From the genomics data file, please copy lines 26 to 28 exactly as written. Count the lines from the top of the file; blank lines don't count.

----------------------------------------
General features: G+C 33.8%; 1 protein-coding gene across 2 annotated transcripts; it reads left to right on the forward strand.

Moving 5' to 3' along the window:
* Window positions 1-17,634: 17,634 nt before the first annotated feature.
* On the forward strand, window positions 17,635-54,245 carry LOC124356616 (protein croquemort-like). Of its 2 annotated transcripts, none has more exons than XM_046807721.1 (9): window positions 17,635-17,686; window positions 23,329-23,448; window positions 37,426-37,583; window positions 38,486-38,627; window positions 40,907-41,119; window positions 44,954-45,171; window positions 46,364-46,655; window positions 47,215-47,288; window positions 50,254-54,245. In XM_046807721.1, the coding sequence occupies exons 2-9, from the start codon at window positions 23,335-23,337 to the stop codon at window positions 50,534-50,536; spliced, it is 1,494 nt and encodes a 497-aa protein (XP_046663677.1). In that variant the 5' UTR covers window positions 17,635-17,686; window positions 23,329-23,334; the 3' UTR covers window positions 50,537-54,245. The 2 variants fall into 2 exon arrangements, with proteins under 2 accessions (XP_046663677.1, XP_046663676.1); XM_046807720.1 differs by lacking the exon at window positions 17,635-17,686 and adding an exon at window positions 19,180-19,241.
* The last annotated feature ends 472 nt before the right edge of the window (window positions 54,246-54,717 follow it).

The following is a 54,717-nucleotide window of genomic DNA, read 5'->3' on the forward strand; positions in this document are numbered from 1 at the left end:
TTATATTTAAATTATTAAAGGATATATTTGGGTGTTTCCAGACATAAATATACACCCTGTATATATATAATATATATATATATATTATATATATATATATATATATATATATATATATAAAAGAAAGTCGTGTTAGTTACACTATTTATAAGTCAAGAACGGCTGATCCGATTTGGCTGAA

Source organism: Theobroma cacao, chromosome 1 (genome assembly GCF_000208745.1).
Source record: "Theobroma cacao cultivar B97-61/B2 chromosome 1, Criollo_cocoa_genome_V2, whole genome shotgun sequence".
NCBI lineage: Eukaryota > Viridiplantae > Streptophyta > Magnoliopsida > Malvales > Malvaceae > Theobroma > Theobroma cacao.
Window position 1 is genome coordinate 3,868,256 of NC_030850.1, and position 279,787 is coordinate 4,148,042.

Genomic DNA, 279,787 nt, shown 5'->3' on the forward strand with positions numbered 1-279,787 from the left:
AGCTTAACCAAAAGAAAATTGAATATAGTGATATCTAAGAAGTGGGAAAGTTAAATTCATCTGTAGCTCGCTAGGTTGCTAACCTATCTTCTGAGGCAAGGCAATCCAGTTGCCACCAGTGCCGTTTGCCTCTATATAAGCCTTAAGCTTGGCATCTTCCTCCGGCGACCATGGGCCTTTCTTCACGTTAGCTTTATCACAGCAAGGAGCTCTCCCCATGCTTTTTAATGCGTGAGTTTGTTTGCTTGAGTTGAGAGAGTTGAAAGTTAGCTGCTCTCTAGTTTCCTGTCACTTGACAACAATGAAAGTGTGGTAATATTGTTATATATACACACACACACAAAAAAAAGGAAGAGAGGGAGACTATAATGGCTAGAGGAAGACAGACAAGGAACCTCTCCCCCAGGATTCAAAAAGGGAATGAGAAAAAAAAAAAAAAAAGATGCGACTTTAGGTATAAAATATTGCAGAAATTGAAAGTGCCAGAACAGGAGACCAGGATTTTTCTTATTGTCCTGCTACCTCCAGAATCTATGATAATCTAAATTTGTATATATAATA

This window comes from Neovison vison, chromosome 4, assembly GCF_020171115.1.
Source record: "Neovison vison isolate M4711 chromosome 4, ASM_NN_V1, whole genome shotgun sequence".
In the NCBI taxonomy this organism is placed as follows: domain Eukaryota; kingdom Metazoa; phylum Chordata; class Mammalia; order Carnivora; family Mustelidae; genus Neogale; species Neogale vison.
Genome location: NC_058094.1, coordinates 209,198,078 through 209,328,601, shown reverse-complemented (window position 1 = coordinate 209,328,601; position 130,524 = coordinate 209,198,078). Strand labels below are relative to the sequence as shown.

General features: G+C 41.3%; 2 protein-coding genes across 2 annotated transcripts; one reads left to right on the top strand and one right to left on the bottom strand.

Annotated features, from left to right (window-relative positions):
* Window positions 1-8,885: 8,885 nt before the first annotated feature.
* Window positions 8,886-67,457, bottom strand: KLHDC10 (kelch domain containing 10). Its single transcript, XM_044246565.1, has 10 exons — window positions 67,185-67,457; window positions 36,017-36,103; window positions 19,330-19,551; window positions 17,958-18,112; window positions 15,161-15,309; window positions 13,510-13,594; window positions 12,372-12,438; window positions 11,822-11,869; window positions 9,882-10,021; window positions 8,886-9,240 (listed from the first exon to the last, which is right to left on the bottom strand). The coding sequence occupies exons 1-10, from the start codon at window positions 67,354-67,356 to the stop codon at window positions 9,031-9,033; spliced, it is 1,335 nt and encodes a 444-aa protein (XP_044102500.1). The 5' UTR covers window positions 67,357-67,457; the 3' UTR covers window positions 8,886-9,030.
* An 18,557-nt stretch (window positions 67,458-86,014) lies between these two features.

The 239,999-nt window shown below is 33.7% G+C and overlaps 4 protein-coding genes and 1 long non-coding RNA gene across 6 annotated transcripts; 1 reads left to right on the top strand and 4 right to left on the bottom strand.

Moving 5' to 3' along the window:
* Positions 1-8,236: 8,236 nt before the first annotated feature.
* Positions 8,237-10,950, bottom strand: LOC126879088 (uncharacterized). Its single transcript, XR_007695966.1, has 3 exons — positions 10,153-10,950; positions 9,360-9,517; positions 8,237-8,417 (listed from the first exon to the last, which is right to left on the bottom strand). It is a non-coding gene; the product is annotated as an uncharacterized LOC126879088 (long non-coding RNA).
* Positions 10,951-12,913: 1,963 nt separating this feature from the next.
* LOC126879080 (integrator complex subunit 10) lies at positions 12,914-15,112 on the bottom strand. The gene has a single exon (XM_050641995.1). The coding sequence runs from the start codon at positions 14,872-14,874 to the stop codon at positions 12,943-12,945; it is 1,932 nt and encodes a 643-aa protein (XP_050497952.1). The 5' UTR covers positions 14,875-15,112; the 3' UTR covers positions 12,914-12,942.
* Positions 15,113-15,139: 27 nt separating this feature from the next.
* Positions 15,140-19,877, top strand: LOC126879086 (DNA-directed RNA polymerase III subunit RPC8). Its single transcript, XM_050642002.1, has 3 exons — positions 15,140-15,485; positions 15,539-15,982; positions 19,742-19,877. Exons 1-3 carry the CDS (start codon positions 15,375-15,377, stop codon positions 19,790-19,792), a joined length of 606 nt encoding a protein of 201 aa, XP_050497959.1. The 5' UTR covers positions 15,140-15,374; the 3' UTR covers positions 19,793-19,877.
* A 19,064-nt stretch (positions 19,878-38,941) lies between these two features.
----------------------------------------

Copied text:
* Positions 8,237-10,950, bottom strand: LOC126879088 (uncharacterized). Its single transcript, XR_007695966.1, has 3 exons — positions 10,153-10,950; positions 9,360-9,517; positions 8,237-8,417 (listed from the first exon to the last, which is right to left on the bottom strand). It is a non-coding gene; the product is annotated as an uncharacterized LOC126879088 (long non-coding RNA).
* Positions 10,951-12,913: 1,963 nt separating this feature from the next.
* LOC126879080 (integrator complex subunit 10) lies at positions 12,914-15,112 on the bottom strand. The gene has a single exon (XM_050641995.1). The coding sequence runs from the start codon at positions 14,872-14,874 to the stop codon at positions 12,943-12,945; it is 1,932 nt and encodes a 643-aa protein (XP_050497952.1). The 5' UTR covers positions 14,875-15,112; the 3' UTR covers positions 12,914-12,942.